With the recent Cambridge Analytica data scandal surrounding Facebook, people are more concerned than ever with how much and exactly what data the social media behemoth has been storing about them and how it’s being used.
And now with news that Facebook has been collecting detailed call histories and text messaging data from Android for years and the FTC investigating, the #deletefacebook movement is starting to become a real thing.
On Monday, we shared the steps you need to take to view which apps have access to your Facebook data, and how to stop them.
Today we’ll cover the five simple steps you can take to download the complete archive of personal information Facebook says it has been compiling about you.
Step 1: Click this link once you are logged in to Facebook. It should take you to facebook.com/settings.
Step 2: Underneath the list of General Account Settings you should see a link that reads “Download a copy of your Facebook data.” It will ask you to re-enter your password then you should shortly receive an email (don’t forget to check your spam folder) with a zip drive of your data.
Step 3: Check your email for the subject line “Your Facebook download is ready” and click the link which will take you back to Facebook. The email should look something like this…
Step 4: Click the “Download Archive” button and a .zip file will be downloaded to your device.
Step 5: Open the.zip file and you will see several folders with names such as html, messages, and photos, as well as a file named index. Click on any of those and be taken to various data points.
For example, inside the folder named html, this is what I saw…
Now you can view things like a monstrous list of your Facebook activity, the Facebook pages and groups you are a fan of or joined, the dates you became friends with your contacts, conversations you had with people, how many and which advertisers have your contact information, as well as all of your photos, videos, events, and even pokes! Never forget the pokes.
from BroBible.com http://bit.ly/2Gc3eOR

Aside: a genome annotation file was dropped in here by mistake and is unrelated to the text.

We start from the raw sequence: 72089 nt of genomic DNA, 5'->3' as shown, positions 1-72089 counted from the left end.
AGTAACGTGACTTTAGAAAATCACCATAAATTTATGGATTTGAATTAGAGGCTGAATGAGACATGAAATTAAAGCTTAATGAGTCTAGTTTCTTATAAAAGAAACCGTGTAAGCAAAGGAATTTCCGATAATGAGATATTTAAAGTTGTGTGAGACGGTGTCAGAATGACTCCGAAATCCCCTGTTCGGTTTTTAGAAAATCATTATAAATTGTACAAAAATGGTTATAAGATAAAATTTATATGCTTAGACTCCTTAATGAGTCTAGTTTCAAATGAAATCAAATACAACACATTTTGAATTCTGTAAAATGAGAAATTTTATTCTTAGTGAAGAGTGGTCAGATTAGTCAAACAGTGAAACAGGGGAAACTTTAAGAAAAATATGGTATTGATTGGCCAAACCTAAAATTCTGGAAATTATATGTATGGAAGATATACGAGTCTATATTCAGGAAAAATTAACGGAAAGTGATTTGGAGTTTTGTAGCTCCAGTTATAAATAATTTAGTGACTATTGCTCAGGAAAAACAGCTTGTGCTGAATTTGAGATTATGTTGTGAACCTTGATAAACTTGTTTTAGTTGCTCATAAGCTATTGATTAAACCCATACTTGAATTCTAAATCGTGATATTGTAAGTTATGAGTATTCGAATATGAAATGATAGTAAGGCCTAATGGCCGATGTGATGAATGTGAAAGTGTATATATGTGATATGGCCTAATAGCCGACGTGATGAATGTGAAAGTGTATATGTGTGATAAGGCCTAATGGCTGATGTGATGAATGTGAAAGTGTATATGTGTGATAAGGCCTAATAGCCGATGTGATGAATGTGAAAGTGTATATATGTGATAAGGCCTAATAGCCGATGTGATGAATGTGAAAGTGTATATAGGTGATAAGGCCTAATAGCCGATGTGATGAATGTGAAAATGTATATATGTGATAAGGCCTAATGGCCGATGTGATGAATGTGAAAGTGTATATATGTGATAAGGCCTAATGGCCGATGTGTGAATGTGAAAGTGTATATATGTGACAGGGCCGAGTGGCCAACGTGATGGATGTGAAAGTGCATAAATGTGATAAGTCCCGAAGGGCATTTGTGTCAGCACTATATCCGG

Scientists in Australia are testing a new technology that may help protect the endangered Great Barrier Reef from environmental degradation. An ultra-fine biodegradable film, 50,000 times thinner than a human hair, could be used as a floating "sun shield" to protect the reef from the effects of coral bleaching.
The film, made from calcium carbonate, is designed to sit on the surface of the water above the corals. Trials on seven different types of coral so far have found that the shield decreased bleaching in most cases, cutting off sunlight by up to 30 percent.
The reef measures 216,000 square miles, so it’s unlikely the shield could be deployed across the entire World Heritage site, but managing director of the Great Barrier Reef Foundation, Anna Marsden, says it could play an important role nonetheless: "It could be deployed on a smaller, local level to protect high-value or high-risk areas of reef."
She added that the concept needs more testing before it gets to that stage, "but it’s an exciting development at a time when we need to explore all possible options to ensure we have a Great Barrier Reef for future generations."
from Engadget https://engt.co/2Gb8QJf
Despite its name, the Linux Foundation has long been about more than just Linux. These days, it’s a foundation that provides support to other open source foundations and projects like Cloud Foundry, the Automotive Grade Linux initiative and the Cloud Native Computing Foundation. Today, the Linux Foundation is adding yet another foundation to its stable: the LF Deep Learning Foundation.
The idea behind the LF Deep Learning Foundation is to “support and sustain open source innovation in artificial intelligence, machine learning, and deep learning while striving to make these critical new technologies available to developers and data scientists everywhere.”
The founding members of the new foundation include Amdocs, AT&T, B.Yond, Baidu, Huawei, Nokia, Tech Mahindra, Tencent, Univa and ZTE. Others will likely join in the future.
“We are excited to offer a deep learning foundation that can drive long-term strategy and support for a host of projects in the AI, machine learning, and deep learning ecosystems,” said Jim Zemlin, executive director of The Linux Foundation.
The foundation’s first official project is the Acumos AI Project, a collaboration between AT&T and Tech Mahindra that was already hosted by the Linux Foundation. Acumos AI is a platform for developing, discovering and sharing AI models and workflows.
Like similar Linux Foundation-based organizations, the LF Deep Learning Foundation will offer different membership levels for companies that want to support the project, as well as a membership level for non-profits. All LF Deep Learning members have to be Linux Foundation members, too.
from TechCrunch https://tcrn.ch/2pHwZwy
- Your phone is probably hurting your ability to focus at work, according to new scientific research.
- In fact, people generally don’t realize how their phone is affecting their behavior.
- The best solution is to plan to keep your phone in another room at certain times.
I could start this article with a quip about how my phone is sitting right next to me as I’m writing about the dangers of having your phone sitting next to you at work. (#irony!) But that wouldn’t be especially interesting.